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Another Icelander
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MICHAELSPAPPY Offline
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Another Icelander
http://lrtrojans.com/news/2017/6/27/socc...eason.aspx

The possibilities of on-field communication is intriguing to me, if you have multiple players who speak a non-common foreign language. "Hey, I'm about to make a break for the goal. Feed me the ball."
(This post was last modified: 06-28-2017 09:16 AM by MICHAELSPAPPY.)
06-28-2017 09:14 AM
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Karl B Offline
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RE: Another Icelander
(06-28-2017 09:14 AM)MICHAELSPAPPY Wrote:  http://lrtrojans.com/news/2017/6/27/socc...eason.aspx

The possibilities of on-field communication is intriguing to me, if you have multiple players who speak a non-common foreign language. "Hey, I'm about to make a break for the goal. Feed me the ball."

My son plays college soccer and there are 8 countries and 5 languages spoken. most of them know who's going where without communicating verbally but most speak Spanish or English on the field and know enough of each language to get by.
06-28-2017 03:58 PM
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MICHAELSPAPPY Offline
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RE: Another Icelander
You are probably right that it wouldn't be much of an advantage in soccer, since it is so international in nature. But if you had a couple of Bosnian kids playing college basketball, they could probably carry on a constant conversation without anyone else in the arena knowing what was said.
06-28-2017 09:46 PM
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MICHAELSPAPPY Offline
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RE: Another Icelander
If you notice the last names of our three Icelandic players, they all end in "-dottir". Here is the explanation for that:

Unlike most other Western countries Icelanders do not use family names but use a patronymic or matronymic reference. One's name reflects the immediate father or mother and does not refer to the person's historic family lineage. Although Iceland shares a common cultural heritage with the Scandinavian countries of Norway, Denmark and Sweden, it is only Iceland who continues to use their traditional naming system formerly common in all of Scandinavia.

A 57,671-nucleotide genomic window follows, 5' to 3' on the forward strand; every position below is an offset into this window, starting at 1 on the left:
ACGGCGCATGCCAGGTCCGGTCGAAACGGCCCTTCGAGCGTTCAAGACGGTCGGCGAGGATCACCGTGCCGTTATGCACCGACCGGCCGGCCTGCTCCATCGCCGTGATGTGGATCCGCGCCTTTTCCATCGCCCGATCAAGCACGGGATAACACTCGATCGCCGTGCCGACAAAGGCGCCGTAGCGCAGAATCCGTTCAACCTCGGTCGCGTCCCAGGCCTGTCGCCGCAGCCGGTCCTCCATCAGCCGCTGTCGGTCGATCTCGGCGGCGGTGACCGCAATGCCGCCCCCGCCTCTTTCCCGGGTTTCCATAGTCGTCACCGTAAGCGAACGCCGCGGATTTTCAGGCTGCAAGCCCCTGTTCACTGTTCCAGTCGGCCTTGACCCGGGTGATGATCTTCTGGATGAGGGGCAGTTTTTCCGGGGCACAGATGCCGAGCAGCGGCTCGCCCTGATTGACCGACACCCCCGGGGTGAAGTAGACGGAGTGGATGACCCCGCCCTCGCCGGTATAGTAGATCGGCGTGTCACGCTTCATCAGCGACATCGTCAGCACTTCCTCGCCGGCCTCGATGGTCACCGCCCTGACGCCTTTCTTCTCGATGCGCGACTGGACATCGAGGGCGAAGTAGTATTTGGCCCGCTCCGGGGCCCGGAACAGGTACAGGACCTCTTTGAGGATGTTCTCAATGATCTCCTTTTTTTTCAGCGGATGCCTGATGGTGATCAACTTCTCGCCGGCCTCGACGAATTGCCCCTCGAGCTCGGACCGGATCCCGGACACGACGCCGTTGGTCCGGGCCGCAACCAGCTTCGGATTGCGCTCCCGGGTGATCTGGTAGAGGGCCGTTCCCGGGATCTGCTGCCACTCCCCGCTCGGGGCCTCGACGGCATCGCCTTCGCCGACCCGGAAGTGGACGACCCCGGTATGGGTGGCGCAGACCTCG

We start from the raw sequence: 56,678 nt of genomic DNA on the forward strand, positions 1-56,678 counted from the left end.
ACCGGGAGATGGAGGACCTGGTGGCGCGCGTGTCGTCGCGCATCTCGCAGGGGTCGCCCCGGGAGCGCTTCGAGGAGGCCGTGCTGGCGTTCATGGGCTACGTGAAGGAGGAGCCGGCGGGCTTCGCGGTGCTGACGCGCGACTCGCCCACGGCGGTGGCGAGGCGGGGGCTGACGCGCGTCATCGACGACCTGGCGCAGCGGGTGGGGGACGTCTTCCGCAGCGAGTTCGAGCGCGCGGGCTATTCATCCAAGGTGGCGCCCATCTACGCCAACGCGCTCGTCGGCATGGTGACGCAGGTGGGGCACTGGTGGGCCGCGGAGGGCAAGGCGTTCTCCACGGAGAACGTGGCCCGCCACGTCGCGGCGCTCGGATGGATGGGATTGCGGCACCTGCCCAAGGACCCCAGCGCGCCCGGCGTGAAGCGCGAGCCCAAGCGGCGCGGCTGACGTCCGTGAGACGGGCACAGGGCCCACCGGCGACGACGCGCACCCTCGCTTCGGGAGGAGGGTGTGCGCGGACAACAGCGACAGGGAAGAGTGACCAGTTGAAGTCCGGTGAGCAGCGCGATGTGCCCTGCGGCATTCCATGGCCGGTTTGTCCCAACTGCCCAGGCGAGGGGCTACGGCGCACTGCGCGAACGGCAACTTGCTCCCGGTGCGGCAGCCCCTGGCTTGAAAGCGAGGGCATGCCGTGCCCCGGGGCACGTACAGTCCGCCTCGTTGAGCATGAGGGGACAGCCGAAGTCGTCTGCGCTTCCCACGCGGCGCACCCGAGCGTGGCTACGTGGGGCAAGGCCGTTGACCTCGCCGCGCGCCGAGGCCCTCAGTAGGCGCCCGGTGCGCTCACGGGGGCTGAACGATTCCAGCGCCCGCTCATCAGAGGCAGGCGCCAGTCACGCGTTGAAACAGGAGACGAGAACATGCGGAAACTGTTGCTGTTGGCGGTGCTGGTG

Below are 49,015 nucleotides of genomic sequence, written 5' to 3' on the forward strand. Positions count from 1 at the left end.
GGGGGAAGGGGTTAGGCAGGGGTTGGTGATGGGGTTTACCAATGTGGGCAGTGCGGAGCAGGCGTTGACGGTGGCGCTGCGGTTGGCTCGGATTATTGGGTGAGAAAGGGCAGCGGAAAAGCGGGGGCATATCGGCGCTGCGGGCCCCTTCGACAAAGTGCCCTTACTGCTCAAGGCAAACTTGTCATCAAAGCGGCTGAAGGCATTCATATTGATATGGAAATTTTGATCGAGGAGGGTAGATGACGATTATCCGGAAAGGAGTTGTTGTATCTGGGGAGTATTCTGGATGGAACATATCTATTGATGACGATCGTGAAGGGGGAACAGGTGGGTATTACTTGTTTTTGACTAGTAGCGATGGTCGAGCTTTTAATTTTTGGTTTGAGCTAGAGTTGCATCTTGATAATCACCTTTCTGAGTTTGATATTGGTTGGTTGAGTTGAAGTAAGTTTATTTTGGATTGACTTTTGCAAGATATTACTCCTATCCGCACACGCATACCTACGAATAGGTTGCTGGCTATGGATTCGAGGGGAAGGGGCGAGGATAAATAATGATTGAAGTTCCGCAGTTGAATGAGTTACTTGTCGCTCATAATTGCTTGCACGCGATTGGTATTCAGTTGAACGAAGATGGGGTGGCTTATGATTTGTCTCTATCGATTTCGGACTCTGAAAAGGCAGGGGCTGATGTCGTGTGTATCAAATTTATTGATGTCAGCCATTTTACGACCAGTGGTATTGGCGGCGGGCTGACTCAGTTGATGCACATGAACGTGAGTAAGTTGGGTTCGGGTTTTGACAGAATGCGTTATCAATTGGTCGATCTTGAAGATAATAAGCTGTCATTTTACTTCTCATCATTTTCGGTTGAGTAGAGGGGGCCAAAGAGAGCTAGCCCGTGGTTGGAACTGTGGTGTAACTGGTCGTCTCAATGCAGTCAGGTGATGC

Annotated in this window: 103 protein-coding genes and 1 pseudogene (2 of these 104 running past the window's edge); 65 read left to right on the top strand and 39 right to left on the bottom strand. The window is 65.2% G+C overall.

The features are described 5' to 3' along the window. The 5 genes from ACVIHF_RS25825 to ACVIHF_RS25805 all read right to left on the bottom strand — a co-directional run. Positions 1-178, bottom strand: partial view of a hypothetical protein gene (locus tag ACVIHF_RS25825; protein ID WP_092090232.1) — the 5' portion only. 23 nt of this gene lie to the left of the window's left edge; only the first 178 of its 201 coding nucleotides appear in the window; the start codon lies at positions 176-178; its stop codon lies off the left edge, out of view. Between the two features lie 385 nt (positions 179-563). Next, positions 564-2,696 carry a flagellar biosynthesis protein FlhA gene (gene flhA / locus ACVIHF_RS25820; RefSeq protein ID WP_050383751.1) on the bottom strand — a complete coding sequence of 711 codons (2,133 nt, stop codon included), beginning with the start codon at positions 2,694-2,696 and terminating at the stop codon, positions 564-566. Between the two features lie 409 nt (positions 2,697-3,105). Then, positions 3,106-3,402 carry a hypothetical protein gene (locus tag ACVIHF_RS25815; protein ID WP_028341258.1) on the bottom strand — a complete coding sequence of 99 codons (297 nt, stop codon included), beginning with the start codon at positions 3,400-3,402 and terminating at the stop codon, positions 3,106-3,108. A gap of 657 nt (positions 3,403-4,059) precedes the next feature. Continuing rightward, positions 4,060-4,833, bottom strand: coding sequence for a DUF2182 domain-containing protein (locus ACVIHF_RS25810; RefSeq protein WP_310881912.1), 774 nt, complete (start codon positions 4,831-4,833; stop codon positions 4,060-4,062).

The last name of a male Icelanders therefore usually ends in the suffix -son (“son”) and that of female Icelanders in -dóttir (“daughter”). For example, Iceland's current president is Ólafur Ragnar Grímsson, his first name is Ólafur Ragnar and his father's first name was Grímur. Ólafur's daughters are thus Guðrún Tinna Ólafsdóttir and Svanhildur Dalla Ólafsdóttir. Current Prime Minister Jóhanna Sigurðardóttir is Jóhanna, daughter of Sigurður.
(This post was last modified: 07-02-2017 02:12 PM by MICHAELSPAPPY.)
07-02-2017 02:11 PM
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mjs Offline
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RE: Another Icelander
(07-02-2017 02:11 PM)MICHAELSPAPPY Wrote:  If you notice the last names of our three Icelandic players, they all end in "-dottir". Here is the explanation for that:

Unlike most other Western countries Icelanders do not use family names but use a patronymic or matronymic reference. One's name reflects the immediate father or mother and does not refer to the person's historic family lineage. Although Iceland shares a common cultural heritage with the Scandinavian countries of Norway, Denmark and Sweden, it is only Iceland who continues to use their traditional naming system formerly common in all of Scandinavia.

The last name of a male Icelanders therefore usually ends in the suffix -son (“son”) and that of female Icelanders in -dóttir (“daughter”). For example, Iceland's current president is Ólafur Ragnar Grímsson, his first name is Ólafur Ragnar and his father's first name was Grímur. Ólafur's daughters are thus Guðrún Tinna Ólafsdóttir and Svanhildur Dalla Ólafsdóttir. Current Prime Minister Jóhanna Sigurðardóttir is Jóhanna, daughter of Sigurður.

Thanks for the education, Pappy. Just glad I'm not the play-by-play announcer for LR women's soccer.
07-03-2017 08:44 AM
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MICHAELSPAPPY Offline
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RE: Another Icelander
Icelandic is from the Germanic group of languages, which contain a lot of guttural sounds, which makes those languages somewhat hard to pronounce to outsiders. I suppose we have a PA announcer for the soccer games, and I am guessing he has one of the more interesting jobs in the department.
07-03-2017 09:04 AM
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